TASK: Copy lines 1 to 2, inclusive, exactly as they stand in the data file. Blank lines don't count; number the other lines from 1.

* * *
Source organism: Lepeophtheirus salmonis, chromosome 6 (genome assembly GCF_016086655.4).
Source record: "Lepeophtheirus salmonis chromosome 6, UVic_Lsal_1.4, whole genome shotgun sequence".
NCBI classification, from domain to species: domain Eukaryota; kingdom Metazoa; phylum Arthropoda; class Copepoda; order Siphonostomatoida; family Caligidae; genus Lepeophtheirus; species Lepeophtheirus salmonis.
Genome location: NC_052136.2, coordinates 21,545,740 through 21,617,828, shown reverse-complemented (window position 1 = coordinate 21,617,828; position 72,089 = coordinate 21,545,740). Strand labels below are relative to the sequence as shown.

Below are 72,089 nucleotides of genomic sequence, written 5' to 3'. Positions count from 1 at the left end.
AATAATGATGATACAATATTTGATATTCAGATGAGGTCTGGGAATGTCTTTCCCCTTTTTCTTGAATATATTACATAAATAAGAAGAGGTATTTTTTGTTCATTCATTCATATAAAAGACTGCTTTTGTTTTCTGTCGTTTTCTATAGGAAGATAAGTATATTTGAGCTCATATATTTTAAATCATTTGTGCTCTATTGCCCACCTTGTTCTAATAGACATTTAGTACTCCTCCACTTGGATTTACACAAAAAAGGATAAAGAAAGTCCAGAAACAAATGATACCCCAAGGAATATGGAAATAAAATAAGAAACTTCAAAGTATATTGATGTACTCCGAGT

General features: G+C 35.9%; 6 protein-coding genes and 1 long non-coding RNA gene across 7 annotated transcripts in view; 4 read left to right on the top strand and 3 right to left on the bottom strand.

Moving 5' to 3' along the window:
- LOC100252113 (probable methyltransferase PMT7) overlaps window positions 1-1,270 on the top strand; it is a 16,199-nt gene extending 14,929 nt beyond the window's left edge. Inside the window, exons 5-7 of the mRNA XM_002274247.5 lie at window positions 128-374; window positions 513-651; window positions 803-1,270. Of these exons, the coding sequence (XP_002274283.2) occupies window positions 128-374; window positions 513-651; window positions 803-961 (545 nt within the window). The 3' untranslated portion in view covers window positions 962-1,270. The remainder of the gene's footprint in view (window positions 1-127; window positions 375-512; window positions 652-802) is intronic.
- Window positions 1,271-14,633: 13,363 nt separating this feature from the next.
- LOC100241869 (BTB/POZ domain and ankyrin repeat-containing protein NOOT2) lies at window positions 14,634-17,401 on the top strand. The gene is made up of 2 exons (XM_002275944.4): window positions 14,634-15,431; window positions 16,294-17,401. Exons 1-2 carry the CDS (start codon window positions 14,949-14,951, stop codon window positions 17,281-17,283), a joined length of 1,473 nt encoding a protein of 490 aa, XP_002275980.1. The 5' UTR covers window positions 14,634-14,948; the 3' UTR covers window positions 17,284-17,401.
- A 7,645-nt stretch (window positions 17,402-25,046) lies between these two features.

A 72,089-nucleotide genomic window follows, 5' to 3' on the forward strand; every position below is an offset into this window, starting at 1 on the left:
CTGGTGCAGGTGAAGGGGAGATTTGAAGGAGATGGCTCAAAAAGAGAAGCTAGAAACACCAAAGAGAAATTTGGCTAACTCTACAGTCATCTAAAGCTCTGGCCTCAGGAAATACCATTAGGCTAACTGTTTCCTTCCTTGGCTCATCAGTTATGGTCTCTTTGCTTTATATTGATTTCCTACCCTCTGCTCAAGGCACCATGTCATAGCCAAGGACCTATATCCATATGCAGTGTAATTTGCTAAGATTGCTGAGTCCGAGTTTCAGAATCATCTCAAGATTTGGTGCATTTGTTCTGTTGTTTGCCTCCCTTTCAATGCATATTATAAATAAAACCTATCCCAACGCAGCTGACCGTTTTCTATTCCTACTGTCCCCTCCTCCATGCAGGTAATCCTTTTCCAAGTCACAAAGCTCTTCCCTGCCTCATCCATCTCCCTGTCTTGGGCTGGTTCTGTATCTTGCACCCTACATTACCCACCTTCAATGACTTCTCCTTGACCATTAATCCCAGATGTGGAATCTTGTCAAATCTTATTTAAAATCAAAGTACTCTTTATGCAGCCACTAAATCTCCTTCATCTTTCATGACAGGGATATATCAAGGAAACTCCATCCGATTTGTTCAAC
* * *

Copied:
Source organism: Lepeophtheirus salmonis, chromosome 6 (genome assembly GCF_016086655.4).
Source record: "Lepeophtheirus salmonis chromosome 6, UVic_Lsal_1.4, whole genome shotgun sequence".